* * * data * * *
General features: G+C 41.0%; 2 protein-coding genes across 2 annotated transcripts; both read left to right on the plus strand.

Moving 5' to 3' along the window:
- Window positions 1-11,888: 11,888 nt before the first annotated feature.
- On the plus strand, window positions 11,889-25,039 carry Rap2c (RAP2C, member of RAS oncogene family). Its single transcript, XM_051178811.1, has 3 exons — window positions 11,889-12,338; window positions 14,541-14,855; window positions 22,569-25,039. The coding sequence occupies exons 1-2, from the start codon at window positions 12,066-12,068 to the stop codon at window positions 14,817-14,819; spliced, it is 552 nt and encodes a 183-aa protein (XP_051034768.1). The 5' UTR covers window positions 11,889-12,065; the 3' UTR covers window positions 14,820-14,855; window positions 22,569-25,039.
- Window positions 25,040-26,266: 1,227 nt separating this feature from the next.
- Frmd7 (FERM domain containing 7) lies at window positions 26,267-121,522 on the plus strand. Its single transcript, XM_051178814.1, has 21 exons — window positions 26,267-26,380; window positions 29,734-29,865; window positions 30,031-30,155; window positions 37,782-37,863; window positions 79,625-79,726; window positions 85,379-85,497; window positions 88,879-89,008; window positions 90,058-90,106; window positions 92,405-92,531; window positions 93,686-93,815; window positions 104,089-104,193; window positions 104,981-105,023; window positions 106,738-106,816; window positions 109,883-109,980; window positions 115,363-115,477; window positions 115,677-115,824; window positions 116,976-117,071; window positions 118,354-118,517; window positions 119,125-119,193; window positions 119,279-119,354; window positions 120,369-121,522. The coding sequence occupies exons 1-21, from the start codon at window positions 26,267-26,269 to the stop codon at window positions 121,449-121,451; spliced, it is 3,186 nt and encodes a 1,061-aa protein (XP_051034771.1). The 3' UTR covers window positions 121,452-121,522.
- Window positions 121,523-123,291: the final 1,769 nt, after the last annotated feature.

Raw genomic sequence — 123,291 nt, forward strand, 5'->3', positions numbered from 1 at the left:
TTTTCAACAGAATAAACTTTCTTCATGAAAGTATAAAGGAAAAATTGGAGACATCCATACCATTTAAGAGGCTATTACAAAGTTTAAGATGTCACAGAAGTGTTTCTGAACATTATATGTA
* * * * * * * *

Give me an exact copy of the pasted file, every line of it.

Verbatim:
General features: G+C 41.0%; 2 protein-coding genes across 2 annotated transcripts; both read left to right on the plus strand.

Moving 5' to 3' along the window:
- Window positions 1-11,888: 11,888 nt before the first annotated feature.
- On the plus strand, window positions 11,889-25,039 carry Rap2c (RAP2C, member of RAS oncogene family). Its single transcript, XM_051178811.1, has 3 exons — window positions 11,889-12,338; window positions 14,541-14,855; window positions 22,569-25,039. The coding sequence occupies exons 1-2, from the start codon at window positions 12,066-12,068 to the stop codon at window positions 14,817-14,819; spliced, it is 552 nt and encodes a 183-aa protein (XP_051034768.1). The 5' UTR covers window positions 11,889-12,065; the 3' UTR covers window positions 14,820-14,855; window positions 22,569-25,039.
- Window positions 25,040-26,266: 1,227 nt separating this feature from the next.
- Frmd7 (FERM domain containing 7) lies at window positions 26,267-121,522 on the plus strand. Its single transcript, XM_051178814.1, has 21 exons — window positions 26,267-26,380; window positions 29,734-29,865; window positions 30,031-30,155; window positions 37,782-37,863; window positions 79,625-79,726; window positions 85,379-85,497; window positions 88,879-89,008; window positions 90,058-90,106; window positions 92,405-92,531; window positions 93,686-93,815; window positions 104,089-104,193; window positions 104,981-105,023; window positions 106,738-106,816; window positions 109,883-109,980; window positions 115,363-115,477; window positions 115,677-115,824; window positions 116,976-117,071; window positions 118,354-118,517; window positions 119,125-119,193; window positions 119,279-119,354; window positions 120,369-121,522. The coding sequence occupies exons 1-21, from the start codon at window positions 26,267-26,269 to the stop codon at window positions 121,449-121,451; spliced, it is 3,186 nt and encodes a 1,061-aa protein (XP_051034771.1). The 3' UTR covers window positions 121,452-121,522.
- Window positions 121,523-123,291: the final 1,769 nt, after the last annotated feature.

Raw genomic sequence — 123,291 nt, forward strand, 5'->3', positions numbered from 1 at the left:
TTTTCAACAGAATAAACTTTCTTCATGAAAGTATAAAGGAAAAATTGGAGACATCCATACCATTTAAGAGGCTATTACAAAGTTTAAGATGTCACAGAAGTGTTTCTGAACATTATATGTA